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Assuming that x is an integer, the construct if x: is functionally the same as if x != 0: in Python. Some languages' style guides explicitly forbid against the former -- for example, ActionScript/Flex's style guide states that you should never implicitly cast an int to bool for this sort of thing.

Does Python have a preference? A link to a PEP or other authoritative source would be best.

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The former may get you brownie points if your boss is a C guy. :-) –  corsiKa Jul 9 '10 at 21:34
Heh, if any of my bosses cared much about style standards I wouldn't have to ask the question. ;) –  Cory Petosky Jul 9 '10 at 22:11
I've seen many C and C++ coding styles which frowned upon things such as if (x), when x is not a boolean exppression (i.e. a comparison or boolean operator), and is also not a bool (or analogous custom type in case of C89, such as Win32 BOOL). –  Pavel Minaev Jul 9 '10 at 22:53

7 Answers 7

up vote 7 down vote accepted

The construct: if x: is generally used to check against boolean values.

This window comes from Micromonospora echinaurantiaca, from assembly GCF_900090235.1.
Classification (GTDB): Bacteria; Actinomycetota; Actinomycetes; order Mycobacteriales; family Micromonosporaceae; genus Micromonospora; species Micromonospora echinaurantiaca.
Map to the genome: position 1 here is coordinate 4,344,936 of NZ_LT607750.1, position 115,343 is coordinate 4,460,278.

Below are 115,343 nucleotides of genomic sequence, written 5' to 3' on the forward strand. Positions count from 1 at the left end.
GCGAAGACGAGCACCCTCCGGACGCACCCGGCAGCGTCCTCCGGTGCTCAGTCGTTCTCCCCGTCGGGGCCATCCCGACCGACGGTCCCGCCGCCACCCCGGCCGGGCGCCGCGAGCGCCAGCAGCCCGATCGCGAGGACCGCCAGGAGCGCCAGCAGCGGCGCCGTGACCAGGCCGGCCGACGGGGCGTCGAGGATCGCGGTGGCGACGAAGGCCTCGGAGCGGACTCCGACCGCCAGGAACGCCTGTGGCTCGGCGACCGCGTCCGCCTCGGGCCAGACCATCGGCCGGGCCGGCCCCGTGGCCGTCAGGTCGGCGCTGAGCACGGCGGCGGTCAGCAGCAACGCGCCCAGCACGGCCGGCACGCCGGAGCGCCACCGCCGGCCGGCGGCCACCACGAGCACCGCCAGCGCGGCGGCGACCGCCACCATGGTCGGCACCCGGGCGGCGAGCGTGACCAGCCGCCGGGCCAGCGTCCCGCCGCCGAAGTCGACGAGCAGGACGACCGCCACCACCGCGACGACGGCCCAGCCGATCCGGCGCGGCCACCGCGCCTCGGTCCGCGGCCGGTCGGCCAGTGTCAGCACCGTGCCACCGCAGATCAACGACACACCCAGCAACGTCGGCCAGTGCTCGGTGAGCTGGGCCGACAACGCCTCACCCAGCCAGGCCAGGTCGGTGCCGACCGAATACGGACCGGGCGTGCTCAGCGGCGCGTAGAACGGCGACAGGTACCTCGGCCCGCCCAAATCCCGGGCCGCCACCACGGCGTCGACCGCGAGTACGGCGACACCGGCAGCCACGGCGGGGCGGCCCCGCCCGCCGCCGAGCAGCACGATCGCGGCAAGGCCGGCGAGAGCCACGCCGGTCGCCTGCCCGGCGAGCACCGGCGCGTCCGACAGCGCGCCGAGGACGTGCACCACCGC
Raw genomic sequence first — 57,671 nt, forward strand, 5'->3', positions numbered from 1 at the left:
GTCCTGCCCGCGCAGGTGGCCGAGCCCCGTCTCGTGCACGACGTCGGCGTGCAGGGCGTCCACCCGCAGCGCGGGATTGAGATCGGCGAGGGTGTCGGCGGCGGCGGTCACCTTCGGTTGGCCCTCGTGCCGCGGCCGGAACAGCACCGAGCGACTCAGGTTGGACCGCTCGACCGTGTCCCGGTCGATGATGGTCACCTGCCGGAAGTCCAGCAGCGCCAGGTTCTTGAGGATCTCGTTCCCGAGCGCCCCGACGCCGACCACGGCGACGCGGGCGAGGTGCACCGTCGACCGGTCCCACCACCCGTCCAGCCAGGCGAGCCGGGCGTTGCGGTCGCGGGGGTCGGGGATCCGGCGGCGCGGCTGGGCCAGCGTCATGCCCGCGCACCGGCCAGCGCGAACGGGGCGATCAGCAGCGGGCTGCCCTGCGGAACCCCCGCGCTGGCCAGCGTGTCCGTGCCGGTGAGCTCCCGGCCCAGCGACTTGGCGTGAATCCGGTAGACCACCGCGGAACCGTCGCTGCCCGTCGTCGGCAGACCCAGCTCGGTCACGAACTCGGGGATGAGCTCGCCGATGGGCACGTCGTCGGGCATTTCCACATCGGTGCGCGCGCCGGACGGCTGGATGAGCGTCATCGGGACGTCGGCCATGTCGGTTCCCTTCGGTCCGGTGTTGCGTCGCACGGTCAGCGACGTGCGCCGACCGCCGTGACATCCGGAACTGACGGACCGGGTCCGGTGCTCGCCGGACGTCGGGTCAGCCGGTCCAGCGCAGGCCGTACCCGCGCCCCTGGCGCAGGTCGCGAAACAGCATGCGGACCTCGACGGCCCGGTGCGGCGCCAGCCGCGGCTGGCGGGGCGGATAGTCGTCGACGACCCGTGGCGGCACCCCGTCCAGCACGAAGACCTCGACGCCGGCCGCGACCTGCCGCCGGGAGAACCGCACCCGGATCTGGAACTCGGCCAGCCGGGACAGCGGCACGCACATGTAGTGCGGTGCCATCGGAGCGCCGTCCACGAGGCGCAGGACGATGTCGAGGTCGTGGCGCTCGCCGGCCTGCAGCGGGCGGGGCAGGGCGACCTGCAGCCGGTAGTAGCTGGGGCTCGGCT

For ints the use of the explicit x != 0 is preferred - along the lines of explicit is better than implicit (PEP 20 - Zen of Python).

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I prefer if x: rather than if x != 0: because it's simpler. "Explicit is better than implicit" can be used to justify if x is True: or even if x == True: too. :-) –  Alok Singhal Jul 9 '10 at 21:42
@Alok - that is your personal preference, and that is fine. But if x: is the Pythonic idiom for testing boolean values, not integers. –  Yuval Adam Jul 9 '10 at 21:46
@Yuval A: Are you saying if x: should be only used where x evaluates to type bool? if x: is "generally" also used where x refers to a container -- do you prefer the more explicit if len(x) != 0: ?? –  John Machin Jul 9 '10 at 21:51
@Alok : Don't be silly. This is simply an application of common sense. "if x != 0" states clearly that it's a number, in context, and thus aids readability. This was mentioned in Code Complete somewhere or something, so listen to that guy if you don't believe me. –  Devin Jeanpierre Jul 9 '10 at 22:05
It's okay to write if x: if x is semantically boolean, regardless of what its actual type is. If, however, it is otherwise treated as something else (e.g. a number), and the check is for a number (e.g. you are checking for 0 to avoid a divide by zero), then shortening it is misleading. –  Pavel Minaev Jul 9 '10 at 22:50

There's no hard and fast rule here. Here are some examples where I would use each:

Suppose that I'm interfacing to some function that returns -1 on error and 0 on success. Such functions are pretty common in C, and they crop up in Python frequently when using a library that wraps C functions. In that case, I'd use if x:.

On the other hand, if I'm about to divide by x and I want to make sure that x isn't 0, then I'm going to be explicit and write if x != 0.